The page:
Menswear pants sported stirrups — elastic bands wrapped under platform shoes — hybrids of an office shoe mixed with a sneaker in red, black, beige, gold and a beautiful pale blue.

Apart from a spattering of tie-dye looks that appeared a bit washed out, it was a great collection.

Only such a classy designer as McCartney can channel a sporty, outdoorsy and menswear muse and still produce a feminine show.

Valentino’s answer to the swinging sixties

Valentino‘s Maria Grazia Chiuri and Pierpaolo Piccioli gave their diaphanous, and slightly puritanical designs, an injection of 1960s and Pop Art.

Though the design duo they didn’t pay attention to the menswear vibe sweeping fall-winter shows so far — and people don’t expect uber-feminine Valentino to, either — this show definitely felt more “trendy” than in previous seasons.

The best look was a shimmering silk purple, silver and pewter baby-doll dress with black colour. And some of the harlequin looks were eye-catching, though sometimes a little busy.

It was the couture-infused gowns they did best — after all, couture is almost synonymous with the house.

Fastidiously embroidered butterflies gave a beautiful lift to a sexy sheer tulle cocktail gown and continued with a bird motif on another in deep blue.

Giambattista Valli perfumes the air, not the clothes

Sweet rose perfume wafted through the air.

But Giambattista Valli’s fall-winter show itself turned away from the saccharine, feminine styles that have graced recent seasons – and the collection was all the better for it.

The first looks were the strongest, a series of complex black-and-white mottled gowns with A-line skirts. They showcased great textural play with optical patterns that at times resembled the markings of a butterfly, alongside exaggerated proportions. (The butterfly effect is an on-trend style also seen at the Celine and Chloe shows.)

The show’s flower prints weren’t that new or inspiring, but Valli perfected a beautiful new silhouette of open fabric swirls at the hip.

Elie Saab goes dark after Angelina Jolie coup

After the red carpet coup of dressing Angelina Jolie for the Academy Awards in a gray embellished couture tulle gown, Lebanese designer Elie Saab should have been in high spirits.

However his fall-winter show sported a dark mood, in colours at least.

Rich dark merlot and emerald came along slim cinched-waisted gowns, sometimes in a vintage-looking degrade and other times in business suits.

The staple, frothily-effervescent light silks were replaced by their darker, sexier sister in black, with small flashes of colour provided by flower prints. The designer packs no surprises but remains hugely popular.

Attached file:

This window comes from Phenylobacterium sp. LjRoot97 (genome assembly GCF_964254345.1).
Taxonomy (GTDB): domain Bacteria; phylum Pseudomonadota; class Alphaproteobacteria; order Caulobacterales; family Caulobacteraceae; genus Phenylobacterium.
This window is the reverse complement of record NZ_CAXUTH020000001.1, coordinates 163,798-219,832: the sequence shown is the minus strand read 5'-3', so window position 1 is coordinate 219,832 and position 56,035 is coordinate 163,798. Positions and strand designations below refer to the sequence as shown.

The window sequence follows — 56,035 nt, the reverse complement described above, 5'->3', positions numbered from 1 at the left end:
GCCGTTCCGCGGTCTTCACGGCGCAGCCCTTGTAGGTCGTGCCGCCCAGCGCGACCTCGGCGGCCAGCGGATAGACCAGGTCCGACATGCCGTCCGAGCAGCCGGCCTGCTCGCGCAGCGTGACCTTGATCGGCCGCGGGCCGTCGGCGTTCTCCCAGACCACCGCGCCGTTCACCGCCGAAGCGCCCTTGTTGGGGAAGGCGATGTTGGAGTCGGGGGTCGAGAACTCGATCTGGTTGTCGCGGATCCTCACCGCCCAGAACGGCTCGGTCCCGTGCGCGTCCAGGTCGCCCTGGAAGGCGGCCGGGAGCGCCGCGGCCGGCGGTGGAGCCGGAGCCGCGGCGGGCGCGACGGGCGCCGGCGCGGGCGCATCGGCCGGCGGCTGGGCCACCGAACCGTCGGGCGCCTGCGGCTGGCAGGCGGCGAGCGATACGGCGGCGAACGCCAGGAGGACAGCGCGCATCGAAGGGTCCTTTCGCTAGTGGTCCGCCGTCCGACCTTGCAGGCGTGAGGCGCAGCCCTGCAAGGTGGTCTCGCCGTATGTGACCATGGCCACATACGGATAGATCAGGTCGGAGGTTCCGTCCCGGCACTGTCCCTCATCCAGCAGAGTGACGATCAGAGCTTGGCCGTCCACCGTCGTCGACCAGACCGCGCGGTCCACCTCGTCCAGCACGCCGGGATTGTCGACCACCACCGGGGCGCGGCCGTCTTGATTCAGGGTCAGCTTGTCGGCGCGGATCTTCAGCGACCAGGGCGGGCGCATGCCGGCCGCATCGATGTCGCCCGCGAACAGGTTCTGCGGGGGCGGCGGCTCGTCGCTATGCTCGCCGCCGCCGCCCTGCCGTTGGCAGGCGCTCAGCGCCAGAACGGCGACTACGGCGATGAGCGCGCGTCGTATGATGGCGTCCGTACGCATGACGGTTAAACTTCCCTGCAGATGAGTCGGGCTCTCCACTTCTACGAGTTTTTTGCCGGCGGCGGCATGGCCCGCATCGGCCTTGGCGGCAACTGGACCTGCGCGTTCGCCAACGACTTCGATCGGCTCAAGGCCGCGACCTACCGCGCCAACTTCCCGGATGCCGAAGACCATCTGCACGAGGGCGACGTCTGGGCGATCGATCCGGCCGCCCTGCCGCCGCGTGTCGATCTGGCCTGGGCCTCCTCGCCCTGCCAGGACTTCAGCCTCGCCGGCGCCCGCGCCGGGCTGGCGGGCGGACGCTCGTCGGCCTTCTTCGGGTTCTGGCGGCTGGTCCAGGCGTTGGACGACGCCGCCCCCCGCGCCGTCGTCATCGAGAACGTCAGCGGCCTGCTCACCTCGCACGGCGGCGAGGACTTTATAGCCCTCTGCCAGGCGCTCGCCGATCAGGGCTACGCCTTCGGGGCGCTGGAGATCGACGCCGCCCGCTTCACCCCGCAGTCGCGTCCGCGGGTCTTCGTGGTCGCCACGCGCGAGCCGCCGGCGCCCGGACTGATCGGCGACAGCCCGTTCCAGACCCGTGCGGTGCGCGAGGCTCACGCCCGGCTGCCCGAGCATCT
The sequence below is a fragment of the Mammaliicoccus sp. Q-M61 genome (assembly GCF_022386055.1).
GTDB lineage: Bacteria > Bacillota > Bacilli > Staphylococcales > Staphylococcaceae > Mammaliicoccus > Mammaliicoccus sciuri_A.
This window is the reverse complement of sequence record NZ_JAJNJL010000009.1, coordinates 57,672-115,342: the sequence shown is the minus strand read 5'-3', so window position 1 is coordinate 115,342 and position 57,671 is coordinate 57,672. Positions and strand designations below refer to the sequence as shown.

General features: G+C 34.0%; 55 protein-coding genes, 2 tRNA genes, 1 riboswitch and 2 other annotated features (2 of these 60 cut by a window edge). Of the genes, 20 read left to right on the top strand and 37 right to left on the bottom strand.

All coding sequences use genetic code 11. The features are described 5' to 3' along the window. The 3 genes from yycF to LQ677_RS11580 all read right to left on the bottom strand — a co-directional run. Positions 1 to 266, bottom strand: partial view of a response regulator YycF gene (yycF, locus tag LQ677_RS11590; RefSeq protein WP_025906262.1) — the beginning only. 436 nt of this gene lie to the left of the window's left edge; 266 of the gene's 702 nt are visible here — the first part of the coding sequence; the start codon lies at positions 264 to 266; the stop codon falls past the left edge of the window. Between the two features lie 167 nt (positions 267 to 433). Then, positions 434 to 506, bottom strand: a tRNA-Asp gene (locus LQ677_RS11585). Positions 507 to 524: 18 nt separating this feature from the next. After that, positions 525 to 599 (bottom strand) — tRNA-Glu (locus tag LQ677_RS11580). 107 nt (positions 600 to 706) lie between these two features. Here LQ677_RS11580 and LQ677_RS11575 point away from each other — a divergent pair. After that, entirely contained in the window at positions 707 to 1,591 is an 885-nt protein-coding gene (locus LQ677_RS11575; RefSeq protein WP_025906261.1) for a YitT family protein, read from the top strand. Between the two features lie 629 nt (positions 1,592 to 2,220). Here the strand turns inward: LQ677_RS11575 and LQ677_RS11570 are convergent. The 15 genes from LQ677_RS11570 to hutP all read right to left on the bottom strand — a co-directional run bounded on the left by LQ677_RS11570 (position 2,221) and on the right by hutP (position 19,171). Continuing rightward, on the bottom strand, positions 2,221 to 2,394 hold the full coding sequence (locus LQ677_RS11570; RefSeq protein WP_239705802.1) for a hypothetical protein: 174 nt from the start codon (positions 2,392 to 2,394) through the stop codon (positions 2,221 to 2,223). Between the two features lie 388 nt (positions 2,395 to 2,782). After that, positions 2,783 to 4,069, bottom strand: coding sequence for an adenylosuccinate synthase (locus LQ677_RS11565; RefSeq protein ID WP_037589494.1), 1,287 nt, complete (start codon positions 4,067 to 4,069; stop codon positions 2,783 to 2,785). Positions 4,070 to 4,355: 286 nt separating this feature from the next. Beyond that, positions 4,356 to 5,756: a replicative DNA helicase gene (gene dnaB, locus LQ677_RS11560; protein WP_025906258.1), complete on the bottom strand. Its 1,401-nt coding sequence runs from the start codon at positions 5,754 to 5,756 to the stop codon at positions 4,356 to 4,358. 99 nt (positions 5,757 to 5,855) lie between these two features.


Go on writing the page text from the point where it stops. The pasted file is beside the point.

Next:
Iris Van Herpen’s shock tactics

The human body was in focus at Dutch designer Iris Van Herpen’s sublime debut catwalk show on the ready-to-wear calendar.

Van Herpen likes to shock.

In this show the shock-factor saw three models writhing in suspended square plastic bags that had the oxygen sucked out.

It disturbed several guests as it looked as if the models were in discomfort or couldn’t breathe.

In the clothes, embroidered beads on mini sheaths resembled shining human cells on models in jutting boots without heels. While some beautifully executed techno-fabric, silver, cocktail dresses glistened like organic fluid.

Several looks also seemed to turn the body inside out: black and white chubby fur tops had the top slashed off to reveal flaps of fabric like exposed flesh.

The collection perfectly towed the line between surreal artistry and wearability, but next time Van Herpen shouldn’t try to frighten guests.

Marianne Faithfull blasts reporter

After being squashed on the front row as journalists tried to get near Rihanna, Seventies British singing icon Marianne Faithfull got annoyed. She blasted a reporter for asking the Diamonds singer, sitting four seats down, a question about 12 Years a Slave winning Best Picture at the Academy Awards.

Faithfull, 66, who first found fame as Mick Jagger’s girlfriend in the 60s, attended the Paris show to support longtime friend McCartney.

She overheard the Oscars question for Rihanna and interrupted grumpily: “That’s a ridiculous question… Get a new job!”

To which the journalist replied: “What’s your job?”

End of an era as Suzy Menkes quits newspapers

She’s the doyenne of fashion, instantly recognisable. And now newspaper critic Suzy Menkes, 70, is ending her 25-year reign as fashion editor for the International Herald Tribune (now the International New York Times).

“I’m going to Conde Nast,” she said, saying she’s excited to move on from papers. “I’m especially thrilled to be online … but I’ve had a wonderful career in print.”

When asked if she thought that the time was up for newspapers, which have experienced a steady decline in sales worldwide with the rise of online news, she replied: “No, of course not!”

Menkes’ new post will be International Editor for Vogue magazine, across all countries except the US.